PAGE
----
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Posted by on May 6, 2016 in Expressif ESP8266, Featured, Getting Started, IoT, Microcontrollers | 5 comments

Getting Started with ESP8266 WiFi Module

Getting Started with ESP8266 WiFi Module

This is an introductory post on getting started with ESP8266 WiFi Module/Microcontroller used in IoT applications. The purpose of this post is to get you up and running with this device using the Sparkfun Thing board and Arduino IDE. Once set up, in the next post we will learn how to connect it to the internet and stream sensor data to the cloud.

Contents

The ESP8266 WiFi Module + Microcontroller

Yes, you read it right – a low power 32-bit microcontroller with an embedded WiFi module on the same chip. That’s amazing! This tiny device can now connect almost any device to the internet. You know what’s more amazing? It costs just $2! Want even more? It is Arduino compatible! This is like a maker’s heaven. Read the datasheet to know how powerful it is!

ESP8266 Module

ESP8266 Module

Just imagine the possibilities. You can now send sensor data directly from your device to the cloud without sending it through a local host. Take the following two scenarios for instance.

Scenario 1: You have a local host (say a Raspberry Pi) connected to the internet. That’s it – no other device has internet connection. Say if your fridge wants to talk to the internet, then it needs to connect to your local host first, which then sends that data to the internet. What a pain!

Scenario 1 - Centralized Communication System

Scenario 1 – Centralized Communication System

Scenario 2: Everything remains the same as in scenario 1, except that we use the ESP8266 to connect the fridge to the internet. Now your fridge can directly talk to the internet without the need for a local host. Amazing!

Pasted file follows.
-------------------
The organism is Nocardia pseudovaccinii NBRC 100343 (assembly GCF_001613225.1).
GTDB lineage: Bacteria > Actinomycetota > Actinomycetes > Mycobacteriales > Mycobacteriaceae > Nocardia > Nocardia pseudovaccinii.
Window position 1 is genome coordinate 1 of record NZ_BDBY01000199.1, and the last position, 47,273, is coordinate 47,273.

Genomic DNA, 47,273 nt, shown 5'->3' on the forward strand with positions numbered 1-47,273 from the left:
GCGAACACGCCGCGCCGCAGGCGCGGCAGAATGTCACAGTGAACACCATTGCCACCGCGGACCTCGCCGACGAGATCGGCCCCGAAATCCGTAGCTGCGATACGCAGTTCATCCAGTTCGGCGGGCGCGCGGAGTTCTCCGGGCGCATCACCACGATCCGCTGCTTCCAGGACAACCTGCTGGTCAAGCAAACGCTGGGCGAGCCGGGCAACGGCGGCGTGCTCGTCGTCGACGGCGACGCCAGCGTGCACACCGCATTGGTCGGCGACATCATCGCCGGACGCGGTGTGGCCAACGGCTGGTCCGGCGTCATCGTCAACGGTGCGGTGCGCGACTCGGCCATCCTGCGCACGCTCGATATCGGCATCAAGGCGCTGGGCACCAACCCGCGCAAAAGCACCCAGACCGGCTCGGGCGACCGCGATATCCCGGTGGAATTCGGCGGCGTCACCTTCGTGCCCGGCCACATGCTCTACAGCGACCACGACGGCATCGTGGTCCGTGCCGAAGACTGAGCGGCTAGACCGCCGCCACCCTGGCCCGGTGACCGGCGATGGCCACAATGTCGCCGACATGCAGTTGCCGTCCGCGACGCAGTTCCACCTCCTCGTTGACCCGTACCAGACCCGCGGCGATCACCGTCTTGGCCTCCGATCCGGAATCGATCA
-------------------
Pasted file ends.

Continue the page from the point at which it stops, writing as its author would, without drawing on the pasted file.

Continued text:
Scenario 2 - Distributed Communication System

Scenario 2 – Distributed Communication System

ESP8266 – Usage Modes

The ESP8266 can be used in two ways:

ESP8266 as a WiFi Module

Here all the ESP8266 does is to provide internet connectivity to an already existing platform. Say you could connect an Arduino (or any other microcontroller/processor) to the internet using ESP8266 as a WiFi Module. So basically here it acts as a serial to WiFi converter.

ESP8266 as WiFi Module

ESP8266 as WiFi Module

ESP8266 as a Standalone Microcontroller + WiFi

Or you could get rid of the Arduino completely and replace it with the ESP8266 module and run your application code on it. Now this does has limitations – the ESP8266 doesn’t has as many peripherals as the Arduino, so it can only be used for smaller applications. But it works perfectly fine when all it needs to do is to send data from a bunch of sensors to the internet. You can also run a web server on the ESP8266 that can listen to incoming connections and serve web pages.

ESP8266 as Standalone Module

ESP8266 as Standalone Module

We will be using ESP8266 in standalone mode for this post. Once you get an idea of how to program it, you can use it the way you like, doesn’t really matter.

The Sparkfun ESP8266 Thing

But first you need the module! You can either get the cheap $2 module directly, or get a development board offering more functionality like NodeMCU, Adafruit HUZZAH, or Sparkfun Thing. We will be using SparFun ESP8266 Thing board for this post, but you should be able to get any generic ESP8266 module to work with little changes.

Sparkfun ESP8266 Thing

Sparkfun ESP8266 Thing

ESP8266 + Arduino = <3

Something that makes the ESP8266 even better is its compatibility with Arduino IDE. Which means you don’t really have to get to the nitty gritties of the ESP8266 hardware. As long as you’re little bit familiar with Arduino programming, you should be good with programming it.

There are other ways to program it as well – like using a virtual machine by Expressif, or fine-tuning Eclipse, or even the good old school method of using a text editor + gcc. To keep things simple and to encourage the maker community, we will be using Arduino IDE in this post.

arduino-splash

Setting up Arduino for use with ESP8266

Let’s set it up.

Step 1: Download and Install Arduino Software

If you haven’t done so already, go ahead and download Arduino IDE from arduino.cc. Install it as per the instructions for your OS. This should be straightforward.

Step 2: Install the ESP8266 Arduino Addon

In the latest version of Arduino (v1.6.8 today), this can be easily done using the boards manager. First we need to tell Arduino to fetch board info. We do this by updating the board manager with a custom URL. Open up Arduino and then head over to Preferences (File > Preferences or Arduino > Preferences, depends on your OS). At the bottom, add this as the Additional Boards Manager URLs: